“Told in two distinct and irresistible voices, Junauda Petrus’s bold and lyrical debut is the story of two black girls from very different backgrounds finding love and happiness in a world that seems determined to deny them both.”
Port of Spain, Trinidad. Sixteen-year-old Audre is despondent, having just found out she’s going to be sent to live in America with her father because her strictly religious mother caught her with her secret girlfriend, the pastor’s daughter. Audre’s grandmother Queenie (a former dancer who drives a white convertible Cadillac and who has a few secrets of her own) tries to reassure her granddaughter that she won’t lose her roots, not even in some place called Minneapolis. “America have dey spirits too, believe me,” she tells Audre.
Minneapolis, USA. Sixteen-year-old Mabel is lying on her bed, staring at the ceiling and trying to figure out why she feels the way she feels–about her ex Terrell, about her girl Jada and that moment they had in the woods, and about the vague feeling
of illness that’s plagued her all summer. Mabel’s reverie is cut short when her father announces that his best friend and his
just-arrived-from-Trinidad daughter are coming for dinner.
Mabel quickly falls hard for Audre and is determined to take care of her as she tries to navigate an American high school. But their romance takes a turn when test results reveal exactly why Mabel has been feeling low-key sick all summer and suddenly it’s Audre who is caring for Mabel as she faces a deeply uncertain future.
Junauda Petrus’s debut brilliantly captures the distinctly lush and lyrical voices of Mabel and Audre as they conjure a love that is stronger than hatred, prison, and death and as vast as the blackness between the stars.
The Stars and the Blackness Between Them, had me laughing, smiling, and crying the entire way through. This book is certainly a lot denser than other Young Adult novels I’ve read, but Petrus does so to immerse you in the world of Audre and Mabel. With so many layers, it’s hard to know where to start for this review, especially without giving any spoilers.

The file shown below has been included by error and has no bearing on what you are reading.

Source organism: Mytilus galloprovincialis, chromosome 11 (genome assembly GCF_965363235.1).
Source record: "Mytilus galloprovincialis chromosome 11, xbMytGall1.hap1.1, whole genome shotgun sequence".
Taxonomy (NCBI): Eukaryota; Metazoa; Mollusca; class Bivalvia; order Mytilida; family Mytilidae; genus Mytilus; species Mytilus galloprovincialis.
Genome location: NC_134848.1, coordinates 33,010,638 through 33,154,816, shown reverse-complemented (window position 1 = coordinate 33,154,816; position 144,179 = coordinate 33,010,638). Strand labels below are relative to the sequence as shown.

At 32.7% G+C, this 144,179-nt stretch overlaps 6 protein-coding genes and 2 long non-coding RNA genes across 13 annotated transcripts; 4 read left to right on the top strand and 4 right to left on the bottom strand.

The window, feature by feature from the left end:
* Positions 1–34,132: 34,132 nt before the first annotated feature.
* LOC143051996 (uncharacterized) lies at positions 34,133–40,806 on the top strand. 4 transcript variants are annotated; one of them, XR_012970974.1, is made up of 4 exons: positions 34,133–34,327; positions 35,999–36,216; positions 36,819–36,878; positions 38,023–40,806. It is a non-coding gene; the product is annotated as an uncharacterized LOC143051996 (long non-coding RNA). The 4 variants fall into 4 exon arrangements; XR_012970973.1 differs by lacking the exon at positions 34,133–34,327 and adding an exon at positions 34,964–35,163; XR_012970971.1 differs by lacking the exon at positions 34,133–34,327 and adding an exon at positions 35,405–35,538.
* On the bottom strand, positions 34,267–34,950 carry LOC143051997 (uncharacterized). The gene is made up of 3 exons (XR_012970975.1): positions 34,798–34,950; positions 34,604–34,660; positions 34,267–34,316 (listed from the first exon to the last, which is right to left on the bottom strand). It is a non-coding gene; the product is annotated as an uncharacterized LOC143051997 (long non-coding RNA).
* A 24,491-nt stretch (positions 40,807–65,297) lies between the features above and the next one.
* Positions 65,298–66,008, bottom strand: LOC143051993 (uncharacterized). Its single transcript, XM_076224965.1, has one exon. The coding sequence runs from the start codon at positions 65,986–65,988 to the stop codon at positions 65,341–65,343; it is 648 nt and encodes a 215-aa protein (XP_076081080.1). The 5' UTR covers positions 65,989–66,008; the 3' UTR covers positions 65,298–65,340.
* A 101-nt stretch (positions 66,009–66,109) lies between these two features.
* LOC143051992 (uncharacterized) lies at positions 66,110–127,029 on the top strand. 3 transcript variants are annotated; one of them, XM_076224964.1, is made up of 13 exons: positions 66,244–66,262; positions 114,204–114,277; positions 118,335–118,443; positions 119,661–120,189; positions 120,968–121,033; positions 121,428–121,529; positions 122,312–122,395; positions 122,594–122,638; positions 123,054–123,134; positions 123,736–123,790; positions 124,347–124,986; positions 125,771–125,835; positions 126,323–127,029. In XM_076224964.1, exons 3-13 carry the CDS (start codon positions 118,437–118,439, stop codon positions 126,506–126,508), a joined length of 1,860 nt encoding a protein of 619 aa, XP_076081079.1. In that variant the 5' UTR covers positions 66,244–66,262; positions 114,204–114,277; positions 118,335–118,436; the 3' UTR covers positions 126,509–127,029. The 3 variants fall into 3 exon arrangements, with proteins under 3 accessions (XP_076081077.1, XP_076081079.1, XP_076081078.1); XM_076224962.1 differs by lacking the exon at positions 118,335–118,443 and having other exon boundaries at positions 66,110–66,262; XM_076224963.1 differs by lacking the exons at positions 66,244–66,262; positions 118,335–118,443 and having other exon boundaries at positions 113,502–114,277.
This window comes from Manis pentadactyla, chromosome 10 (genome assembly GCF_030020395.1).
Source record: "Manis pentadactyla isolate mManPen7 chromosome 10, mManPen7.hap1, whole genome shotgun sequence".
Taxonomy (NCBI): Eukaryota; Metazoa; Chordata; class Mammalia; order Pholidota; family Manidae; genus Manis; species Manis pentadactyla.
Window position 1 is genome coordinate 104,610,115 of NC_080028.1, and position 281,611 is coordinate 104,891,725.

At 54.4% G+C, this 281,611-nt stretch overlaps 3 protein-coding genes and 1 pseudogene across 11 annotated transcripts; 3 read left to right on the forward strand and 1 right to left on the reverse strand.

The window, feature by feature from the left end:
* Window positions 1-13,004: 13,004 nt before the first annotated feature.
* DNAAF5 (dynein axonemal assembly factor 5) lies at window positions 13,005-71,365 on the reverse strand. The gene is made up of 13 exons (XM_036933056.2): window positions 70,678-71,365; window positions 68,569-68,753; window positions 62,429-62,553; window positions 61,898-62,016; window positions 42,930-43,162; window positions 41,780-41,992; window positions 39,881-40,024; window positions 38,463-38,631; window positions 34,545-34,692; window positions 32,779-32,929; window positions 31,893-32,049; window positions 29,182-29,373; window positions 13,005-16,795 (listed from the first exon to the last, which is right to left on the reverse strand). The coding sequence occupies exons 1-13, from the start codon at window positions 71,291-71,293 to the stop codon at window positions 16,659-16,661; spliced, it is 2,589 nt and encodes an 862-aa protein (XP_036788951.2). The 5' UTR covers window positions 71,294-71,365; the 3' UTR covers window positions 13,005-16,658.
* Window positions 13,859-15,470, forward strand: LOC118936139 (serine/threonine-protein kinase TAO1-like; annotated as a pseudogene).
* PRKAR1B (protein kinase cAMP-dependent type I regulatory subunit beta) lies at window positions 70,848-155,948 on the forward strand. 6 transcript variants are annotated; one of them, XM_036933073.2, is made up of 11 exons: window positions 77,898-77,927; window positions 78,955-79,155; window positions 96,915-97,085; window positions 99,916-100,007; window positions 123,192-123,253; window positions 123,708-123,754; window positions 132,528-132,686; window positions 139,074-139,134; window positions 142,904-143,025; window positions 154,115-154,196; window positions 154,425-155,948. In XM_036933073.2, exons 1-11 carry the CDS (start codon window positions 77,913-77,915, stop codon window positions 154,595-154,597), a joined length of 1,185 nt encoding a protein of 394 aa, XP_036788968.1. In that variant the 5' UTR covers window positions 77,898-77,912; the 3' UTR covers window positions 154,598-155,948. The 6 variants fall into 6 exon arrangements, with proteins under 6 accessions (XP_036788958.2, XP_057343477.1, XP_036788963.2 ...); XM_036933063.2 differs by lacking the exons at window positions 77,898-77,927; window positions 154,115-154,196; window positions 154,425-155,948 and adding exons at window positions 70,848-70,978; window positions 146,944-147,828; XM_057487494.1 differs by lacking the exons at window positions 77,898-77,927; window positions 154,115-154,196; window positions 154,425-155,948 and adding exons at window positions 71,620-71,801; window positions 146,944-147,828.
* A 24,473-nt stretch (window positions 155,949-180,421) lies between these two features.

At first, I was afraid I wouldn’t be able to complete this book in the allotted time, but as I continued reading, I found I couldn’t stop. This book showcases so many different ways of life, beliefs, hardships, types of love… God, I could go on forever about it. It will definitely be a book I revisit in the future.
The book opens with Audre, who is living in Trinidad when we
meet her and is grieving being shipped off to the States because her mother caught her being romantically involved with another girl from their church. This obviously sends Audre into a depressive spiral because she’s ripped away from her family and the first girl she’s ever loved. As someone who experienced
something similar in my adolescent years with my first girlfriend, Audre’s pain pulls at old wounds.
When the old friends meet in Minneapolis at Mabel’s house,
the chemistry between them is there. Of course, both girls are going through their own type of heartbreak or sexual discovery, so their flame is a slow burn. The relationship between Mabel and Audre is the sweetest, realest, and most heartbreaking love once Mabel receives her medical diagnoses. There’s so
much lovely black queer love in this book, and it’s ridiculously sweet.
But as I said, there are so many layers that I could spend days talking about, like the spiritual experience it takes you on, the
activism, astrology, herbal healing, the pain of loss and the family we find in our queer communities. Not to mention a good bit of history and queer Whitney Houston. This is a novel that deserves a movie deal, honestly.
I see where Petrus is going with this book, why she wrote it,
and who she wrote it for. It deserves everything and then some. Also, the book includes a playlist of songs at the end (that I desperately wished I knew about beforehand) and discussion questions. A true masterpiece and adventure for anyone
who reads it.
You can purchase the book here.
Or through Amazon here.